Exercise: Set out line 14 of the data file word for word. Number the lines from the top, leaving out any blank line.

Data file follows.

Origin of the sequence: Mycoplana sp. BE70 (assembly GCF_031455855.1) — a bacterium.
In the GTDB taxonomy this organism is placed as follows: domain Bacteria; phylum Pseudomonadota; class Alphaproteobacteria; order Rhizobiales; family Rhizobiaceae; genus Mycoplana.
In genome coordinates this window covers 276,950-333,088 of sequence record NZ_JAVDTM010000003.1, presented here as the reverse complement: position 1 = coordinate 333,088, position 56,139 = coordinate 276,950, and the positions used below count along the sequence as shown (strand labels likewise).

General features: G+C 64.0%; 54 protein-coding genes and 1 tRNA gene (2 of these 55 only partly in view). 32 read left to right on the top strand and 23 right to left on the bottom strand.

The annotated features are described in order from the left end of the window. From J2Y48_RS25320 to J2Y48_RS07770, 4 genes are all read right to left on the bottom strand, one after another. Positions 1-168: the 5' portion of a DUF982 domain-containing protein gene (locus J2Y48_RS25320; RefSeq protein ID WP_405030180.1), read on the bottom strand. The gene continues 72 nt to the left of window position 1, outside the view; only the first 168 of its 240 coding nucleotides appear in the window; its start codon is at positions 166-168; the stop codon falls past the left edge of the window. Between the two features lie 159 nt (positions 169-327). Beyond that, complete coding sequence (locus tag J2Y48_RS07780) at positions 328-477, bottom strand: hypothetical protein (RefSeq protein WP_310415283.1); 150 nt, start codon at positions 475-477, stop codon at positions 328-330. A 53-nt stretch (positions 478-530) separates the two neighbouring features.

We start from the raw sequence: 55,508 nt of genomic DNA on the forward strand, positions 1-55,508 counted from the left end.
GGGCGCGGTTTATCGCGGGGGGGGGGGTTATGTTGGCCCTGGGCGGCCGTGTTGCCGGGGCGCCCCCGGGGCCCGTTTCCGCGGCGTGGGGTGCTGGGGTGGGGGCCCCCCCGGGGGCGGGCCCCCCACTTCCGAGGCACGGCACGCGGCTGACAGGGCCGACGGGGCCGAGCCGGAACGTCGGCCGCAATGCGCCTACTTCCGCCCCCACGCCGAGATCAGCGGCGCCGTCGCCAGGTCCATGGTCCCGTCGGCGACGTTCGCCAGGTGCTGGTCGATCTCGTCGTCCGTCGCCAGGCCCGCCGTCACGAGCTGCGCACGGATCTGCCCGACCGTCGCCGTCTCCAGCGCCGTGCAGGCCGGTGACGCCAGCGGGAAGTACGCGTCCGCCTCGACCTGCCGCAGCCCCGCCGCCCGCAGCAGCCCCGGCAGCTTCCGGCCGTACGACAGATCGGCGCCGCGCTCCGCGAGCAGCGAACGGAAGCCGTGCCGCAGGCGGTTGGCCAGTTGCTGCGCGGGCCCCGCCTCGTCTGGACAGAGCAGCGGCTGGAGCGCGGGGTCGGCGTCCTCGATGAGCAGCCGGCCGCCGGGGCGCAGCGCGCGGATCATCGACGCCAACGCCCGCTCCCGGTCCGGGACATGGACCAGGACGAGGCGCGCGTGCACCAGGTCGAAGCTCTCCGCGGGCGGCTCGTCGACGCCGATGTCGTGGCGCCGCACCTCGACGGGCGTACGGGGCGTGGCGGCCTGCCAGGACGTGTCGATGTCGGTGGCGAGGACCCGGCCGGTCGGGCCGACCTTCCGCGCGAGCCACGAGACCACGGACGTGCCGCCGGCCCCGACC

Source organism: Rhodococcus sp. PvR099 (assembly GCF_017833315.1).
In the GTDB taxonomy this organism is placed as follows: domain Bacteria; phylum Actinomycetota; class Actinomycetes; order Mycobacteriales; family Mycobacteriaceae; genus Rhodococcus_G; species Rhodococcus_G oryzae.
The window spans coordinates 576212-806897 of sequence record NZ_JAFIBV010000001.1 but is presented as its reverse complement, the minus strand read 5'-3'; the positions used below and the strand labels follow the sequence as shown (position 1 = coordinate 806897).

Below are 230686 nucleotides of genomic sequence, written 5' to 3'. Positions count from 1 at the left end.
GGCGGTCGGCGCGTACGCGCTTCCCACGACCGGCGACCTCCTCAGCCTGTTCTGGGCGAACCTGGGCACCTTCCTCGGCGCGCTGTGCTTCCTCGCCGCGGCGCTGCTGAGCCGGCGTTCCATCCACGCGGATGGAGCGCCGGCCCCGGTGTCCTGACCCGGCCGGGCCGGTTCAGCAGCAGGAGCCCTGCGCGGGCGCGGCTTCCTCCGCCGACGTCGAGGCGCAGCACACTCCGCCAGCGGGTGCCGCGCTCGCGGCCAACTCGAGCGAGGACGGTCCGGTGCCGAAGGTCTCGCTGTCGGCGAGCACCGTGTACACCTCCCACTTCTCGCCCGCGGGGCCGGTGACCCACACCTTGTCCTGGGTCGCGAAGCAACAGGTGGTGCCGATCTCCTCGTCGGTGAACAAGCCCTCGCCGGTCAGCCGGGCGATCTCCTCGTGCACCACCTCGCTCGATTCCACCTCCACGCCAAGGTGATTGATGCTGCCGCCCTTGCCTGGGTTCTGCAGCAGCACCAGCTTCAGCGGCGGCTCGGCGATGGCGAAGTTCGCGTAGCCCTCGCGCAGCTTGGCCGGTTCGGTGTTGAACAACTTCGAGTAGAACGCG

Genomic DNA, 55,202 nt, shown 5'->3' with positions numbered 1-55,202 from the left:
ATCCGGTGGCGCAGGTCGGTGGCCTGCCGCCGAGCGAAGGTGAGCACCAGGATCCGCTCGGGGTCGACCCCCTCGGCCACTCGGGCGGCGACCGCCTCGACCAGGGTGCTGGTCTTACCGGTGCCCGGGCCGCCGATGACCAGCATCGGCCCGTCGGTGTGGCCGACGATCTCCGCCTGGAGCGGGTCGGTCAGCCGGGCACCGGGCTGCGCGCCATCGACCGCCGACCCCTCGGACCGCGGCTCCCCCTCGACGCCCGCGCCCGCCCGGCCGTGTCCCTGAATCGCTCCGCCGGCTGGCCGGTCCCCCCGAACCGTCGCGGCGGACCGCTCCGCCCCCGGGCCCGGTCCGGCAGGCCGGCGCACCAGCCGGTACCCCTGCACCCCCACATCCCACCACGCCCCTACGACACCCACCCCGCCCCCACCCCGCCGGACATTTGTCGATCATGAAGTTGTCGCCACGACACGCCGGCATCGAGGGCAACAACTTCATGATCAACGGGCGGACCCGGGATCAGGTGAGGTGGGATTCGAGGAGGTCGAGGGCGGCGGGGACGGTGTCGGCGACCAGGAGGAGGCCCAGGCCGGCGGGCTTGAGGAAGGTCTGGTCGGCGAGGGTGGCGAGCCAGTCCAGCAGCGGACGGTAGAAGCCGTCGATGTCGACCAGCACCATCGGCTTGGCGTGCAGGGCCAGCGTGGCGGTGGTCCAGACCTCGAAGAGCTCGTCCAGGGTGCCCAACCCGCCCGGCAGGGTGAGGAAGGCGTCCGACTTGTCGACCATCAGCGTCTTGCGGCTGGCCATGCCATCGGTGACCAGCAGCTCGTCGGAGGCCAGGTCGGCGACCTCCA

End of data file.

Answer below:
ATCCGGTGGCGCAGGTCGGTGGCCTGCCGCCGAGCGAAGGTGAGCACCAGGATCCGCTCGGGGTCGACCCCCTCGGCCACTCGGGCGGCGACCGCCTCGACCAGGGTGCTGGTCTTACCGGTGCCCGGGCCGCCGATGACCAGCATCGGCCCGTCGGTGTGGCCGACGATCTCCGCCTGGAGCGGGTCGGTCAGCCGGGCACCGGGCTGCGCGCCATCGACCGCCGACCCCTCGGACCGCGGCTCCCCCTCGACGCCCGCGCCCGCCCGGCCGTGTCCCTGAATCGCTCCGCCGGCTGGCCGGTCCCCCCGAACCGTCGCGGCGGACCGCTCCGCCCCCGGGCCCGGTCCGGCAGGCCGGCGCACCAGCCGGTACCCCTGCACCCCCACATCCCACCACGCCCCTACGACACCCACCCCGCCCCCACCCCGCCGGACATTTGTCGATCATGAAGTTGTCGCCACGACACGCCGGCATCGAGGGCAACAACTTCATGATCAACGGGCGGACCCGGGATCAGGTGAGGTGGGATTCGAGGAGGTCGAGGGCGGCGGGGACGGTGTCGGCGACCAGGAGGAGGCCCAGGCCGGCGGGCTTGAGGAAGGTCTGGTCGGCGAGGGTGGCGAGCCAGTCCAGCAGCGGACGGTAGAAGCCGTCGATGTCGACCAGCACCATCGGCTTGGCGTGCAGGGCCAGCGTGGCGGTGGTCCAGACCTCGAAGAGCTCGTCCAGGGTGCCCAACCCGCCCGGCAGGGTGAGGAAGGCGTCCGACTTGTCGACCATCAGCGTCTTGCGGCTGGCCATGCCATCGGTGACCAGCAGCTCGTCGGAGGCCAGGTCGGCGACCTCCA